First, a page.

During Tuesday's weekly luncheon with the media, someone asked TCU coach Gary Patterson if he voted Oklahoma No.1 in this week's coaches poll.
"I voted them No.1,'' he said. "To be honest, I also voted us in the top 25.''
Patterson then shared his thoughts on the top 25 rankings. Here's Part 1, unfiltered:
"It's not something that's upsetting but you know it's interesting that you penalize people for dropping out of the top 25. I'm not saying that we deserve it one way or the other. I'm not sure. I think it's kind of interesting that you go and you have a USC team that gets beat by Oregon State, that gets beat by Stanford, who gets beat by us and they drop eight ranks.
"We play the No.2 team in the nation and at the time (Oregon State) played USC, the No.1 team in the nation. And they don't drop out of the rankings, but we drop out. There's still people that voted for us. You know me, I don't care about all that stuff until November, or December. But, I mean, you penalize people. Everybody's upset cause nobody will play somebody really good. They won't go out and go play at somebody else's stadium and go play those kind of games. So how should TCU do it? Should TCU play somebody that you have more of a 50-50 chance with?"
(Pause real quickly. First, Patterson does care, and it's obvious. I appreciate his frankness, and I wish more coaches were like that. Second, I think he does have a point in terms of people who don't schedule difficult teams. It's easy as a powerhouse to schedule cupcakes, pad your stats and play it safe. But I guarantee most fans admire powerhouses who take big risks. They also respect those teams like TCU and Fresno State - whose motto is "anybody, any time, any place" - who aren't afraid to schedule powerhouses.)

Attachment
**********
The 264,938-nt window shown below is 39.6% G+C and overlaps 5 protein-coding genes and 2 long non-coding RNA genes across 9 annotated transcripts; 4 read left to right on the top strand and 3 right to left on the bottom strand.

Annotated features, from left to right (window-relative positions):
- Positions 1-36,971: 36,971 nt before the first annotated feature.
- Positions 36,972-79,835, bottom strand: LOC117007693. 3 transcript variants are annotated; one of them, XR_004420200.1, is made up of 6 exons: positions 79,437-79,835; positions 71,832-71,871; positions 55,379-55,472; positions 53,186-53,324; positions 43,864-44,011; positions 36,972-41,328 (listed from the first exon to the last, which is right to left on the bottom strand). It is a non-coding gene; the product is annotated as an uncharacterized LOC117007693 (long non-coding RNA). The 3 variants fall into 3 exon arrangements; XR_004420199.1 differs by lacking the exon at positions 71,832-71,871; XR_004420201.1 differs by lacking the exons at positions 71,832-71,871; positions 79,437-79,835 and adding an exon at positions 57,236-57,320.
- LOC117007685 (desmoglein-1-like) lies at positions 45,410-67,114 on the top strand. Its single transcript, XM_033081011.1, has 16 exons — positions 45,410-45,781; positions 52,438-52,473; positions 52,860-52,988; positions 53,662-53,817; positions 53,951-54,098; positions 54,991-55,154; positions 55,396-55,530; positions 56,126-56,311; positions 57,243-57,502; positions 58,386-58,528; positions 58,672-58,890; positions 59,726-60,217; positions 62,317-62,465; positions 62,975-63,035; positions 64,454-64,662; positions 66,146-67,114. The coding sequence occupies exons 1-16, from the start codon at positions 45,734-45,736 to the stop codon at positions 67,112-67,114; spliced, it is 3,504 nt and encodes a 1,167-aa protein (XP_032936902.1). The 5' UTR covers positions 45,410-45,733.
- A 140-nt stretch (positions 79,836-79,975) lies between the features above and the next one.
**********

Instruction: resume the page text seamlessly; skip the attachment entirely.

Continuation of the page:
Patterson continued to praise Oklahoma on Tuesday for their success and tradition. He was also proud of how his team wasn't intimidated and played hard all game. As a coach, he said, "that's all you can ask your kids to do."
"People don't want to play Ohio State, they don't want to play USC, they don't want to play anyone that always ends up in the top eight in the country,'' Patterson said. "You don't want to go play them. Unless you have to play them in conference. And we're fortunate enough in a couple weeks we've got (BYU), who's (eighth) from our conference."
At the end of his press conference, I asked Patterson if his frustration from dropping out of the top 25 is due in part to voters possibly forgetting about the national attention that's been centered around the improvement of the Mountain West Conference, and not taking that into consideration. His answer (part 2):
"I'm not frustrated by that. I'm frustrated that we didn't win. I don't have any control over the top 25. My point on that was...my point was that I think everybody needs to be treated equally. That you shouldn't get brownie points by what conference you come from. It doesn't matter. Either you're a certain level of team or not. You're not all of a sudden a better team cause you come from a certain conference.
"I'm not saying we should be in the top 25. My point is I think all anybody's looking for - not just TCU - is a balanced chance. I mean is a loss to Oklahoma by TCU worse than Illinois beating Louisiana-Lafayette by (three points)? It's how you look at it.
"(Illinois is) not in the top 25 now, cause they got beat this last week. My point is, nothing against coach Zook and Illinois, perception is reality. (The Mountain West has) got a chance to do that again Thursday night. We had a chance Saturday against Oklahoma. Utah's got a chance Thursday night against Oregon State to prove that point again. How well we do in that ballgame will be the perception of what everybody thinks."
It's a nice wish to want fairness in the polls, but Patterson himself said it: Perception is reality.
The Mountain West has proved it's making strides in its 10th year, but it's up to teams to continue to improve and be competitive on a consistent basis if the conference hopes to gain more legitimacy and credibility with voters.